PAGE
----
A couple of days ago, Bank of India site was compromised. It was serving malwares to the visitors. This was done by “drive-by downloads“. The criminals were (invisible) IFRAMES.

I hope most of you are aware how dangerous Javascript can be. Of course, I am referring to XSS attacks. However, the recent research, notably from Jeremiah Grossman, RSnake and Gareth Hayes, showed another shockingly dark side of XSS with CSS (yes, Cascading Style Sheets 🙂 ). The criminals here are IFrames, visited attribute, etc.

Gareth also gave a proof of concept on his blog to perform CSRF using CSS, even when Javascript is disabled. He (very wisely) used CSS to change the LOOK and FEEL of a Submit button to a link. Now, when a *smart* user is surfing the web with javascript disabled, he’d not worry about clicking a link, and may end up clicking on the *link* to submit the form.

You decide… :).
I have anyways left some other known issues, I think.

Gareth has been preaching the evil nature of IFrames for quite some time now. Yesterday, he made a new entry titled “IFRAMES ARE EVIL” on his blog. He suggested using some attributes/tags to disable/enable iframes etc. Iframes have been on my mind for quite some time. I believe that Content Restriction, once introduced, can solve a number of issues. Till then, I believe, Maone’s NoScript can come to the rescue by proving optional feature to disable iframes. I know, this is definitely not a attractive suggestion, but who knew we’d have to browse with Javascript disabled!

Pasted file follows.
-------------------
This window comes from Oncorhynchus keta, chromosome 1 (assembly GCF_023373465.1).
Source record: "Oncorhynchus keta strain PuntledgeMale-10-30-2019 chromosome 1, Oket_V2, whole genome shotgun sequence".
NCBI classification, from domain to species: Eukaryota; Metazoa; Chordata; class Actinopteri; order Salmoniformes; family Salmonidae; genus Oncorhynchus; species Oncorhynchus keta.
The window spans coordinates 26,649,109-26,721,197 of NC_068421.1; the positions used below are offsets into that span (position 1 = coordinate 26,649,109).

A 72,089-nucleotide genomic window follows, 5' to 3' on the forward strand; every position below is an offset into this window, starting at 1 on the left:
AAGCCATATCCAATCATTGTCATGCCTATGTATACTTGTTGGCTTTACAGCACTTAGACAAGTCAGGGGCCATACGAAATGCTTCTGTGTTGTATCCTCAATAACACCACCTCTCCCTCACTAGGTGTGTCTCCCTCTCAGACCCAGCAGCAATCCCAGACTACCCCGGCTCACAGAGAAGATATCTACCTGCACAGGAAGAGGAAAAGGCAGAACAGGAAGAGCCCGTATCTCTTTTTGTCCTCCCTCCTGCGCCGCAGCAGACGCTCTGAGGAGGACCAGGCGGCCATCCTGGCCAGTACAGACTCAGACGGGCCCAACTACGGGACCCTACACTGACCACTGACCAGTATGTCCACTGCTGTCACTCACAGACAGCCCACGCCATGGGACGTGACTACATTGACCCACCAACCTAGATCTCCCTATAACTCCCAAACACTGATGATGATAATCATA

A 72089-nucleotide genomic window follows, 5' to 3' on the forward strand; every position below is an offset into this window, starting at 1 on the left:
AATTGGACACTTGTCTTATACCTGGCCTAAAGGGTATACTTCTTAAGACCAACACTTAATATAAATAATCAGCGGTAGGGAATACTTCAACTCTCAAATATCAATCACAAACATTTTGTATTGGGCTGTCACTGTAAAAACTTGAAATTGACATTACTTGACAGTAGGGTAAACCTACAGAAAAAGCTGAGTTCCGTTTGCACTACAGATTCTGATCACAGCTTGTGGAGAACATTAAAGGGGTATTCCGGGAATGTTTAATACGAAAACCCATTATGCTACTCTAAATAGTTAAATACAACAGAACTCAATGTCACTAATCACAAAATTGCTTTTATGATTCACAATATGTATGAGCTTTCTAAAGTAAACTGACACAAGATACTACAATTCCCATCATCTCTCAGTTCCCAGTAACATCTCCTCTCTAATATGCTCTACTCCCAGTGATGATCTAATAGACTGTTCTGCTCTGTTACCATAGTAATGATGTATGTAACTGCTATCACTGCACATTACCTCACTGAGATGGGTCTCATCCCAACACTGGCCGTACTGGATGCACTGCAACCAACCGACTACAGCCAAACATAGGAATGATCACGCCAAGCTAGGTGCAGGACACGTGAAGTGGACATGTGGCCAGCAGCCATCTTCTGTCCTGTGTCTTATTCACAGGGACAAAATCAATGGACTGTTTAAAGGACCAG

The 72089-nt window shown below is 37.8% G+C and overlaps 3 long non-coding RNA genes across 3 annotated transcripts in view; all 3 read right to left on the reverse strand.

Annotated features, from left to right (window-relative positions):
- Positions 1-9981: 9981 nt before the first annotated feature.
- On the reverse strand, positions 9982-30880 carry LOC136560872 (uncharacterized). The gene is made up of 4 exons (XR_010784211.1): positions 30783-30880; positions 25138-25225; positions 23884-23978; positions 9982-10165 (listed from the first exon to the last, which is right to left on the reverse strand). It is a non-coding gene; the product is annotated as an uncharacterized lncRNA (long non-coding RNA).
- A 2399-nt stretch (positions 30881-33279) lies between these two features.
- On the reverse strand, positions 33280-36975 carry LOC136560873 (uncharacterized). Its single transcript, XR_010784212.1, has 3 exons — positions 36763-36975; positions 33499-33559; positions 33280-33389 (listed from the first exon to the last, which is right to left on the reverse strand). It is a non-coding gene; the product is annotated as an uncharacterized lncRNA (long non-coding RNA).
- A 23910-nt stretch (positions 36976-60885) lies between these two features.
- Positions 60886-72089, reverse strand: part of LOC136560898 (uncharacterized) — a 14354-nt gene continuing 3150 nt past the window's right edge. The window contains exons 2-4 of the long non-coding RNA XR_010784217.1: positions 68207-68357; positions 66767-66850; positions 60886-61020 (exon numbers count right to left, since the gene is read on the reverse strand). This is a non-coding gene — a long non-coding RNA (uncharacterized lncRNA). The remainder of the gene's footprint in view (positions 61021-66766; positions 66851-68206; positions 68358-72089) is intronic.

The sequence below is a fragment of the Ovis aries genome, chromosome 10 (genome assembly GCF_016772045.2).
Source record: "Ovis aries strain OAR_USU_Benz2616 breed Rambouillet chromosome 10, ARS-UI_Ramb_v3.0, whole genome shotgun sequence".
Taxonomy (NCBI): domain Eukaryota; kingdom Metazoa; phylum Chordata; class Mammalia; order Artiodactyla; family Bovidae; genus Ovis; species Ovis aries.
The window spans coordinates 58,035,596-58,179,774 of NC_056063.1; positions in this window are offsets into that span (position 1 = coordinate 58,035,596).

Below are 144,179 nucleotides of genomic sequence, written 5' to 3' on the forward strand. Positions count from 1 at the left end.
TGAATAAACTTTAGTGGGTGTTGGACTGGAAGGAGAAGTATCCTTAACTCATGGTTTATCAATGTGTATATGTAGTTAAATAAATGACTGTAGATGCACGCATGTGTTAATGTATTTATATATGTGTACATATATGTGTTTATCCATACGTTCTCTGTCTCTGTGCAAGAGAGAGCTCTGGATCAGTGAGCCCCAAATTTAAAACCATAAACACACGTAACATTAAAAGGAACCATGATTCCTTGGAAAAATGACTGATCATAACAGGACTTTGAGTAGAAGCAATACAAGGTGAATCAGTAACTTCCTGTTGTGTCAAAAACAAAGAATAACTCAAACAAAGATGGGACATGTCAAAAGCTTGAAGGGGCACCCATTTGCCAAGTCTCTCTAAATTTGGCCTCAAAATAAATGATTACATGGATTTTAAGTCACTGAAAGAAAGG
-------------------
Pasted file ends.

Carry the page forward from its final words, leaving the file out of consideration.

Moreover, I thought it’d be a good opportunity to see what other researchers have to say about it. So, I posted it to the Slackers forum. I am watching keenly. 🙂